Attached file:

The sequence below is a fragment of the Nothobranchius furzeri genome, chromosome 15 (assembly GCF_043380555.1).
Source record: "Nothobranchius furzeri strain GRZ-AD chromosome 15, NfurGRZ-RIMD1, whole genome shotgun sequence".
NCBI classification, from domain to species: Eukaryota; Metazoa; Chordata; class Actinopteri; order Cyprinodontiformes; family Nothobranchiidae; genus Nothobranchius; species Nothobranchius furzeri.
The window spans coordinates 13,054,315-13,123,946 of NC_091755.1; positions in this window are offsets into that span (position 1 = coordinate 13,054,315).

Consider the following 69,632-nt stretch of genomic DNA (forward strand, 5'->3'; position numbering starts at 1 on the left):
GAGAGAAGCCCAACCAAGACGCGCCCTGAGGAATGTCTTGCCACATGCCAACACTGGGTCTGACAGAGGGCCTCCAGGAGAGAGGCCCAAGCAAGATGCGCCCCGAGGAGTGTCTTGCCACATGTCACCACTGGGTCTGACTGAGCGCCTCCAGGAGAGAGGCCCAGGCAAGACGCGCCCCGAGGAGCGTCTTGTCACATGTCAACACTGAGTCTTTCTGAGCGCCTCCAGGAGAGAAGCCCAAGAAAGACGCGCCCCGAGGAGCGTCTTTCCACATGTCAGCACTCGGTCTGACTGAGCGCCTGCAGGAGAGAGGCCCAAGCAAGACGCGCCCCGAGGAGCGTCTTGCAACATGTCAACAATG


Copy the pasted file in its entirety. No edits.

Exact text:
The sequence below is a fragment of the Nothobranchius furzeri genome, chromosome 15 (assembly GCF_043380555.1).
Source record: "Nothobranchius furzeri strain GRZ-AD chromosome 15, NfurGRZ-RIMD1, whole genome shotgun sequence".
NCBI classification, from domain to species: Eukaryota; Metazoa; Chordata; class Actinopteri; order Cyprinodontiformes; family Nothobranchiidae; genus Nothobranchius; species Nothobranchius furzeri.
The window spans coordinates 13,054,315-13,123,946 of NC_091755.1; positions in this window are offsets into that span (position 1 = coordinate 13,054,315).

Consider the following 69,632-nt stretch of genomic DNA (forward strand, 5'->3'; position numbering starts at 1 on the left):
GAGAGAAGCCCAACCAAGACGCGCCCTGAGGAATGTCTTGCCACATGCCAACACTGGGTCTGACAGAGGGCCTCCAGGAGAGAGGCCCAAGCAAGATGCGCCCCGAGGAGTGTCTTGCCACATGTCACCACTGGGTCTGACTGAGCGCCTCCAGGAGAGAGGCCCAGGCAAGACGCGCCCCGAGGAGCGTCTTGTCACATGTCAACACTGAGTCTTTCTGAGCGCCTCCAGGAGAGAAGCCCAAGAAAGACGCGCCCCGAGGAGCGTCTTTCCACATGTCAGCACTCGGTCTGACTGAGCGCCTGCAGGAGAGAGGCCCAAGCAAGACGCGCCCCGAGGAGCGTCTTGCAACATGTCAACAATG